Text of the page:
There is no mystery to shaping the box. They are rounded but not spherical, so I resist the temptation to be symmetrical. Each is different, with its own shape and character. The effect is made by their accumulated, repeated shapes rather than by any single one of them, so there is no need to be precious about it. I simply start at the bottom and cut a line up to the top and move steadily round, always working from bottom to top. I find it easier to keep cutting until it seems to be right, rather than pecking away at it, and the less I think about how to do it the better it gets done. The Zen of topiary. This bit of the garden, with its apparent rigid grid and formality, is all about feeling right without needing analysis or explanation. The only rationalisation I did this year was to undercut them all rather harder than I had done in previous years. There is a tendency for the rounded curves to become domes, tethered to the ground on a wider base than is necessary or aesthetically desirable.
The yew cones are different in lots of ways. I have to think about cutting these, constantly checking the line of the cones because although each of the 16 is a bit different, they share the same intention. Unlike the box bobbles, they were meant to be identical and only my ineptitude and the way things always slip away mean that they have evolved into separate entities. Cutting them each year is a forlorn attempt to rein them in. In fact, it exposes their idiosyncrasies. They look naked and sleek, as though stripped off to go down to the river for a dip. Perhaps this is the great attraction of topiary. We personalise them in a way that no flowering or free-form plant can be personalised. The constancy of topiary is a reassuring thing, and we cut them down to size to hold death and decay and time at bay.
Keeping your box hedging in trim, plus cloning through cuttings:
I use an electric hedge cutter for my topiary. This is fast and light, which is important for control. I have tried using a petrol-powered cutter, but it is too heavy and noisy. I have also done it many times with shears, which are cheap, effective, energy-saving, and good for your forearms. But they must be very sharp.
The terminal bud of a stem produces a chemical that inhibits the growth of any buds below it. By clipping these terminal buds off, we are stimulating the growth of the buds below them. The harder a stem is cut back, the more vigorous its responding growth will be. So pruning topiary creates a denser, more vigorous plant. Therefore if a shape has a hole or weak growth, it is best to cut this bit harder than the rest to stimulate more growth.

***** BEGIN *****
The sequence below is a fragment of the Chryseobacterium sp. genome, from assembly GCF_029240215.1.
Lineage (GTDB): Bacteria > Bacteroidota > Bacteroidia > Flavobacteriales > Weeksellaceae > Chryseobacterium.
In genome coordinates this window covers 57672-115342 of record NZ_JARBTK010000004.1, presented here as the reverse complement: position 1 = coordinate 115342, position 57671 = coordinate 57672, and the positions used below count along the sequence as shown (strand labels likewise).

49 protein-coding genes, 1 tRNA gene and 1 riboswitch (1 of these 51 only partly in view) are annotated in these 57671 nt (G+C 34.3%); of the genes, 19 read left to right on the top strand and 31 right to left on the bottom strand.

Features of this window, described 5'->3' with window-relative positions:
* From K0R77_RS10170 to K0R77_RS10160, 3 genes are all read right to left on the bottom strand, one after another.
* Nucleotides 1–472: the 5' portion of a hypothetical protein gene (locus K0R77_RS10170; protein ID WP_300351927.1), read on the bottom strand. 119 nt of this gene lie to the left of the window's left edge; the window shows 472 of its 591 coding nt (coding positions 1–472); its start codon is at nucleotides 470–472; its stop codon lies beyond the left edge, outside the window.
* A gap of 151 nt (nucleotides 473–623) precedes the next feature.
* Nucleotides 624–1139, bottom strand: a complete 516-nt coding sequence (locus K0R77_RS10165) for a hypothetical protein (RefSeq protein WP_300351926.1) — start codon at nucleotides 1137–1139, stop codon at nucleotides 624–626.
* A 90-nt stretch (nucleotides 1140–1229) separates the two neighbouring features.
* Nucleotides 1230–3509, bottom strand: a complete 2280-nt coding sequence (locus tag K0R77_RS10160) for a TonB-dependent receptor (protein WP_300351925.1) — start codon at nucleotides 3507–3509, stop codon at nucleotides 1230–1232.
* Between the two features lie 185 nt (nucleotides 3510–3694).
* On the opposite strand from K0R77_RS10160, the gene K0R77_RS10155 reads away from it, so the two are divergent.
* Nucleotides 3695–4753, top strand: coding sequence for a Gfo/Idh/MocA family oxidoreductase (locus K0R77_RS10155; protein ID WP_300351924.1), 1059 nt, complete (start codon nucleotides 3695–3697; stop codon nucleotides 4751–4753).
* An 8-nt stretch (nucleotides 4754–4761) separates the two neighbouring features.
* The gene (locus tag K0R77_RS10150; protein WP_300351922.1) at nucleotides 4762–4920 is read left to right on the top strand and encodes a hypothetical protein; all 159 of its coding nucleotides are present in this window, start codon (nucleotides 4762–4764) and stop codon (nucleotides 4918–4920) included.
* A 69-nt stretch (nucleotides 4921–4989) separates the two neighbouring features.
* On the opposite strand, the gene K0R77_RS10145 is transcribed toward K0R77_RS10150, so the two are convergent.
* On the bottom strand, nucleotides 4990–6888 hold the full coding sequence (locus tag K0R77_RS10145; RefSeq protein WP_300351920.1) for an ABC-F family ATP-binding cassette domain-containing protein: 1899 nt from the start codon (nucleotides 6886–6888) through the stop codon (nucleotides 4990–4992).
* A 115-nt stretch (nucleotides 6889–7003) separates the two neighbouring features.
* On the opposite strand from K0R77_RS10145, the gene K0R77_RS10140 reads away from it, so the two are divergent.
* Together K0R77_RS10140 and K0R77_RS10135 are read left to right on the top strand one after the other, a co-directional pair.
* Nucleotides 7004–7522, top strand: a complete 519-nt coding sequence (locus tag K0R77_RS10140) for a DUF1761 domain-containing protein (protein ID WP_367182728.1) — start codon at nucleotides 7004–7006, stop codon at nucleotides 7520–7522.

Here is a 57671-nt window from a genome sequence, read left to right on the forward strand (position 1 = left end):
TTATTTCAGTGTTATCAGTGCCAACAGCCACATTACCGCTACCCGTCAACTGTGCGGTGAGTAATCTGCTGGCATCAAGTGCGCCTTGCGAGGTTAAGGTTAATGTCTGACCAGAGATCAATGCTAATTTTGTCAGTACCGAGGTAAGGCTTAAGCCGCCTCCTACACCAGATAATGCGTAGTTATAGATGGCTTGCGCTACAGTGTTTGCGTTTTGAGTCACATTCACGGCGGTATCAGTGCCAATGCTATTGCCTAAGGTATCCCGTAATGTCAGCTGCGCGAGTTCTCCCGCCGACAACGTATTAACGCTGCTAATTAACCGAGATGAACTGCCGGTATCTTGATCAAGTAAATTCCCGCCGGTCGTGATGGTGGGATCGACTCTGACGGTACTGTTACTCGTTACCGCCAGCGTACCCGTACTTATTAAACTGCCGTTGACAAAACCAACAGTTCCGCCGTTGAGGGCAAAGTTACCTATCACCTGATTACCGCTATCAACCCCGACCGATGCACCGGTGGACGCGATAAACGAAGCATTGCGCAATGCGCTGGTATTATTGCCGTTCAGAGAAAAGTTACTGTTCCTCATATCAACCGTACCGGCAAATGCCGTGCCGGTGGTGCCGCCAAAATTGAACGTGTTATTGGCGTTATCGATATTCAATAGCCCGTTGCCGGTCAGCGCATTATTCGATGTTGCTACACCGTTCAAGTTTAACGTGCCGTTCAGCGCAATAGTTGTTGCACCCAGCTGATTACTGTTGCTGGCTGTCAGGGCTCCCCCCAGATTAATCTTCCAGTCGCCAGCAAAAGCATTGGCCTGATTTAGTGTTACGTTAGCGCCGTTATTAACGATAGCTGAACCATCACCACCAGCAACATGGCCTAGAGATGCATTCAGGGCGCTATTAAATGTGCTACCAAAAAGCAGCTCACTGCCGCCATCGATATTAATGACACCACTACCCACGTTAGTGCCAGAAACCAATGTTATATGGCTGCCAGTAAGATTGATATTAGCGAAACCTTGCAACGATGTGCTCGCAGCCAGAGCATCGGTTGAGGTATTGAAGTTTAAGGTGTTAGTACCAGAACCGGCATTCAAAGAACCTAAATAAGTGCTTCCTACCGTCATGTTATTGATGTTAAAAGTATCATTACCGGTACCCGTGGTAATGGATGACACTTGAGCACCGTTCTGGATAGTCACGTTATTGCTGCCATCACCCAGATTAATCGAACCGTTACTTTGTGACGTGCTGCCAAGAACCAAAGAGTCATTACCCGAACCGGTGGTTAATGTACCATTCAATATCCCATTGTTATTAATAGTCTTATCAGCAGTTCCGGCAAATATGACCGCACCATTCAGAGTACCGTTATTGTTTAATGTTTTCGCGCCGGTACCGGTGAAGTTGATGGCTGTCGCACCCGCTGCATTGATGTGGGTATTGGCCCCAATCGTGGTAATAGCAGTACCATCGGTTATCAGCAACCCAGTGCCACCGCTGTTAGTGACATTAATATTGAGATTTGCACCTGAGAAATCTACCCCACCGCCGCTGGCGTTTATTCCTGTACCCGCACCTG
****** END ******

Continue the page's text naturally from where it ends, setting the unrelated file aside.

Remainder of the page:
In the short term, removal of leaves reduces the plant’s ability to feed itself.
So, after its annual trim, it is a good idea to weed around each plant, feed it with seaweed meal, and water it well.
When you take a cutting it is a race between the stem withering and its ability to create growth by establishing new roots. Ideally you want to minimise moisture loss and maximise the speed of root growth. So take off most of the leaves, leaving just enough to feed the new roots. Keep the cutting moist but not wet, or else it will rot. Put it where it will not get too hot or cold and make sure that it has an easy root run.
Box trimmings will not compost. Better to burn them and put the ash on the compost heap.
Cutting down a large yew tree
On a chainsaw course I did the tutor warned against burning Yew as every part of Yew is poisonous and retains its poison even after being cut. This from the net:
Yew: This burns slowly, with fierce heat. The scent is pleasant. Another carving favorite. Note that every part of this plant, except for the fruit contains poisonous taxines. Death to livestock after ingestion of this plant is well documented and there are reported cases of suicides from ingestion of leaves. Sawdust is dangerous if ingested or inhaled. The Romans reported death after ingestion of wine stored in Yew vessels, yet Yew cups, bowls and plates are still very popular – not that this makes them any less poisonous. Taxines are carried in smoke and the safety of using this wood for cooking or heat is questionable.
People do use it as fire wood as it burns very hot and people do use it to make things like bowls. The flesh of the berries is harmless but the seeds inside are toxic. The leaves have killed cattle that ingest them so the question of it being dangerous is a strange one and may vary from situation to situation.
I’m no expert but personally I’d err on the side of caution and if you do get it cut I would’nt burn it as if fumes build up enough they could be dangerous for example if they build up in a neighbors house while you’re burning it and I’d try not to inhale too much sawdust during cutting but that’s just me.
Common yew is known as a wonderful hedge conifer.
Yew facts for you
Name – Taxus
Family – Taxaceae
Type – conifer
Height – up to 50 feet (16 meters)